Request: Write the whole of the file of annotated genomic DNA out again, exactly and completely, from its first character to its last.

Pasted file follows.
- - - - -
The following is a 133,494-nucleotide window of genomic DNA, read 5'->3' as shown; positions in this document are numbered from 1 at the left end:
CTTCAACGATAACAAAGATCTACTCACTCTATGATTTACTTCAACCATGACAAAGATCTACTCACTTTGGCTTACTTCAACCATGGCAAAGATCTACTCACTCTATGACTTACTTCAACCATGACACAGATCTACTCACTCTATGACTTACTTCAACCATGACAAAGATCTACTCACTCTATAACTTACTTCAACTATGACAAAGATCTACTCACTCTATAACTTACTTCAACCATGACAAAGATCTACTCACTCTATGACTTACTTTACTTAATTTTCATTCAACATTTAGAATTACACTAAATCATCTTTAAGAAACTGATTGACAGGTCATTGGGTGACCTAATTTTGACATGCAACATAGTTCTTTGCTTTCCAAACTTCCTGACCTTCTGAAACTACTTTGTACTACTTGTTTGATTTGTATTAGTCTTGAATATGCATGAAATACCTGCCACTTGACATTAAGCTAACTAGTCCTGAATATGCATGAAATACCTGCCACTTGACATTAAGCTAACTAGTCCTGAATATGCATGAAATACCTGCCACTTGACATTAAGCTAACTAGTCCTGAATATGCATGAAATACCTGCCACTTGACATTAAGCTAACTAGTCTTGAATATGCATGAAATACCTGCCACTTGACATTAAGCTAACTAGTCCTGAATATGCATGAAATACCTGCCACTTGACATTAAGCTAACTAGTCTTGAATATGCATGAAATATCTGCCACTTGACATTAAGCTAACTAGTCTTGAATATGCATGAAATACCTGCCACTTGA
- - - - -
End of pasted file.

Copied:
The following is a 133,494-nucleotide window of genomic DNA, read 5'->3' as shown; positions in this document are numbered from 1 at the left end:
CTTCAACGATAACAAAGATCTACTCACTCTATGATTTACTTCAACCATGACAAAGATCTACTCACTTTGGCTTACTTCAACCATGGCAAAGATCTACTCACTCTATGACTTACTTCAACCATGACACAGATCTACTCACTCTATGACTTACTTCAACCATGACAAAGATCTACTCACTCTATAACTTACTTCAACTATGACAAAGATCTACTCACTCTATAACTTACTTCAACCATGACAAAGATCTACTCACTCTATGACTTACTTTACTTAATTTTCATTCAACATTTAGAATTACACTAAATCATCTTTAAGAAACTGATTGACAGGTCATTGGGTGACCTAATTTTGACATGCAACATAGTTCTTTGCTTTCCAAACTTCCTGACCTTCTGAAACTACTTTGTACTACTTGTTTGATTTGTATTAGTCTTGAATATGCATGAAATACCTGCCACTTGACATTAAGCTAACTAGTCCTGAATATGCATGAAATACCTGCCACTTGACATTAAGCTAACTAGTCCTGAATATGCATGAAATACCTGCCACTTGACATTAAGCTAACTAGTCCTGAATATGCATGAAATACCTGCCACTTGACATTAAGCTAACTAGTCTTGAATATGCATGAAATACCTGCCACTTGACATTAAGCTAACTAGTCCTGAATATGCATGAAATACCTGCCACTTGACATTAAGCTAACTAGTCTTGAATATGCATGAAATATCTGCCACTTGACATTAAGCTAACTAGTCTTGAATATGCATGAAATACCTGCCACTTGA